After Britt Wray married in 2017, she and her husband began discussing whether or not they were going to have children. The conversation quickly turned to climate change and to the planet those children might inherit.
“It was very, very heavy,” said Dr. Wray, now a postdoctoral fellow at Stanford University and the London School of Hygiene and Tropical Medicine. “I wasn’t expecting it.” She said she became sad and stressed, crying when she read new climate reports or heard activists speak.
Jennifer Atkinson, an associate professor of environmental humanities at the University of Washington, Bothell, became depressed after students told her they couldn’t sleep because they feared social collapse or mass extinction.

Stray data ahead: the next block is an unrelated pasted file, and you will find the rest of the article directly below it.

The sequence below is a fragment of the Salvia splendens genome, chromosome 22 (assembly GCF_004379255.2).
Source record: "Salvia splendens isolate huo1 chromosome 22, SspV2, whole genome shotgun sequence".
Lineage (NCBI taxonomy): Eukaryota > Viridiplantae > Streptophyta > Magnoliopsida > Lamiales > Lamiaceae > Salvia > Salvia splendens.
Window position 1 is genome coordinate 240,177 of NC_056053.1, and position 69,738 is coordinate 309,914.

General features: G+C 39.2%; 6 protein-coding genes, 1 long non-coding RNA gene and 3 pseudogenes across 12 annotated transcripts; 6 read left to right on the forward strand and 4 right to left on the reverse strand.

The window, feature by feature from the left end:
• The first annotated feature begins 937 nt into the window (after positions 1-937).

There are different terms for what the two women experienced, including eco-anxiety and climate grief, and Dr. Wray calls it eco-distress. “It’s not just anxiety that shows up when we’re waking up to the climate crisis,” she said. “It’s dread, it’s grief, it’s fear.”
It’s also not unusual. Over the past five years, according to researchers at Yale University and George Mason University, the number of Americans who are “very worried” about climate change has more than doubled, to 26 percent. In 2020, an American Psychiatric Association poll found that more than half of Americans are concerned about climate change’s effect on their mental health.